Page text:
The Blu-ray market is changing, and some studios are region-locking titles you can't afford to miss!
When my Blu-ray player developed a terminal fault a few months ago I saw it as the perfect excuse to finally take the plunge and invest in a modified deck. You see, while I've always owned a multi-region DVD player (a necessity thanks to the enormous number of Region 1 discs in my existing collection), until then I'd held off on going down the same route with Blu-ray.
In the early days of the hi-def format, being locked in to Region B wasn't much of a problem. The vast majority of Blu-ray releases (mainly Hollywood blockbusters back in those faraway days of 2007) were available almost simultaneously in the US and the UK – or if there was a delay it tended to be a month at most.
However, the past few years have seen more and more independent labels springing up on both sides of the Atlantic, and due to licensing restrictions from the catalogue-holders and distributors they are dealing with, more often than not they are required to region-lock their discs. And, with many of those titles unlikely to see a hi-def release in other territories any time soon, the worldwide Blu-ray market has finally matured to a point where no film fan can afford to be without a multi-region player. Hence my change of heart.
Thanks to this addition to my kit rack I've been able to enjoy the delights of some of the best discs currently being put out by independent US labels. And I don't just mean the obvious candidates like the Criterion Collection. There's also the likes of Synapse, which added to my growing HD Hammer collection with its sensational edition of Twins of Evil, and Shout! Factory, whose feature-packed Blu-rays of Halloween 2, Halloween III: Season of the Witch and John Carpenter's satirical sci-fi They Live have joined my disc shelf.
But a multi-region Blu-ray player doesn't just allow you to circumnavigate the tricky world of international licensing. It can also help overcome some of the more shortsighted decisions being taken by studios.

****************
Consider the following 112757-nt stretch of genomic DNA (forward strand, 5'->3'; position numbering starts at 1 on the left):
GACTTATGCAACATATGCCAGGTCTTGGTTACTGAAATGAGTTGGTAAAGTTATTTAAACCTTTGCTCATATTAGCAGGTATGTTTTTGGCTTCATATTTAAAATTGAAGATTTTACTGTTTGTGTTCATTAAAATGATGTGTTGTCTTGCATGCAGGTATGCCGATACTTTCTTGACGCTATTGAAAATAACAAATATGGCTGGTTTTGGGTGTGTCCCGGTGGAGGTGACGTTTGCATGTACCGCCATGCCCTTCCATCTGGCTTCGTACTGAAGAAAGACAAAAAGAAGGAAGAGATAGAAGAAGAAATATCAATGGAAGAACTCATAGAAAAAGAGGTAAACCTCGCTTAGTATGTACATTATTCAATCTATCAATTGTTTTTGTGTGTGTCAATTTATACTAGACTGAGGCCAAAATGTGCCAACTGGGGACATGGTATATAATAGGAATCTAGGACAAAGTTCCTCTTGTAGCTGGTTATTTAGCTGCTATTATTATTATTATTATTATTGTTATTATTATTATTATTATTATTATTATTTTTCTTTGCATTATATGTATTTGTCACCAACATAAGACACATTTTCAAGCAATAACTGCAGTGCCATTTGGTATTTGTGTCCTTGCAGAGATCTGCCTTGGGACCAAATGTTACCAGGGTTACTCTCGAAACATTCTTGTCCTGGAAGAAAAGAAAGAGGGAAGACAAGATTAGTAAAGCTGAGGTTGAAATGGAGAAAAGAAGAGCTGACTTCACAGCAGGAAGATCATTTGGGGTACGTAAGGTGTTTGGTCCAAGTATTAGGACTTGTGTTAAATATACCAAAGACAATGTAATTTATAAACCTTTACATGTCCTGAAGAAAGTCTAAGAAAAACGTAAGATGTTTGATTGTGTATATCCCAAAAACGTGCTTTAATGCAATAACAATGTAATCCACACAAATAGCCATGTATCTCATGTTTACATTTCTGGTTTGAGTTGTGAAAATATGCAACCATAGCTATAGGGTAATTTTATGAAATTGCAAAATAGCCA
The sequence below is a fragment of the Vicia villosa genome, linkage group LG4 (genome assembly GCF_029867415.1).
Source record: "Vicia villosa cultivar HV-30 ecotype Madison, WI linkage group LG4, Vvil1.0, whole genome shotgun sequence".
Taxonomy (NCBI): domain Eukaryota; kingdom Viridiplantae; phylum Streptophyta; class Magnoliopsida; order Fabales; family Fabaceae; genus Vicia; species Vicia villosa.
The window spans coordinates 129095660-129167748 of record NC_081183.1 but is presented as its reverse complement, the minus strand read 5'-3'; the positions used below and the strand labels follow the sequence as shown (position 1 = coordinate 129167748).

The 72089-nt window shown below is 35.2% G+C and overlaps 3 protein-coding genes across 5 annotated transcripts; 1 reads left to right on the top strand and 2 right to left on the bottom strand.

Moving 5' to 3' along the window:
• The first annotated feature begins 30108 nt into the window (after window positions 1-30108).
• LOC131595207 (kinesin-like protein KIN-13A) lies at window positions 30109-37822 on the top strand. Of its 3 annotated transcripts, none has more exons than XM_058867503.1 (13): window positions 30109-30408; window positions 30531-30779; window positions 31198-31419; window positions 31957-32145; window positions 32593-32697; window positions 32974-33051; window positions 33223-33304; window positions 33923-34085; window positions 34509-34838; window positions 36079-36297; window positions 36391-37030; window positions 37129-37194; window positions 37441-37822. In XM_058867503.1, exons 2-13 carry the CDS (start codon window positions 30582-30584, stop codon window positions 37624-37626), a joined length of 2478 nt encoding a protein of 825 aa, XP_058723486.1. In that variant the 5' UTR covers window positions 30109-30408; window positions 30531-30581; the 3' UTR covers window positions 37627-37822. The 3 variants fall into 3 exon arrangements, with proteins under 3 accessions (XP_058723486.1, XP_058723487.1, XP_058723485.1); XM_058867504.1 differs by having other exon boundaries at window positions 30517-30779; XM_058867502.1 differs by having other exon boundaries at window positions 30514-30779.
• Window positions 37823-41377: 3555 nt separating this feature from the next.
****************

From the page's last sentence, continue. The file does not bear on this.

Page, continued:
Towards the end of last year Channel 5 screened the US mini series Hatfields & McCoys (pictured). However, as I don't have access to a hi-def version of that channel at home, and knew that Sony Pictures had released it on Blu-ray back in July, I decided not to watch it when it was broadcast. Rather, I would wait for the inevitable UK Blu-ray release.
Then came the news that the UK arm of Sony Pictures would only be releasing the show on DVD. I presume it thought there would be no market for an HD release of this Western on our side of the Atlantic. This wouldn't have been quite so troublesome if it wasn't for the fact that the US release was locked to Region A.
This isn't a one-off deal either. Despite the fact that Sony rarely ever implements region-coding on its film releases, it has locked US Blu-ray releases of all four seasons to date of Breaking Bad, while only bothering to release them in standard-def in the UK. So, apart from investing in a multi-region Blu-ray player, how exactly does Sony Pictures expect UK fans to get hold of hi-def copies of these acclaimed shows?
I realise that many of you reading this will have already gone down the multi-region route on BD. But for those who haven't, do yourself a favour and add a modified deck to your system ASAP. It's the one component no HD fan should be without.
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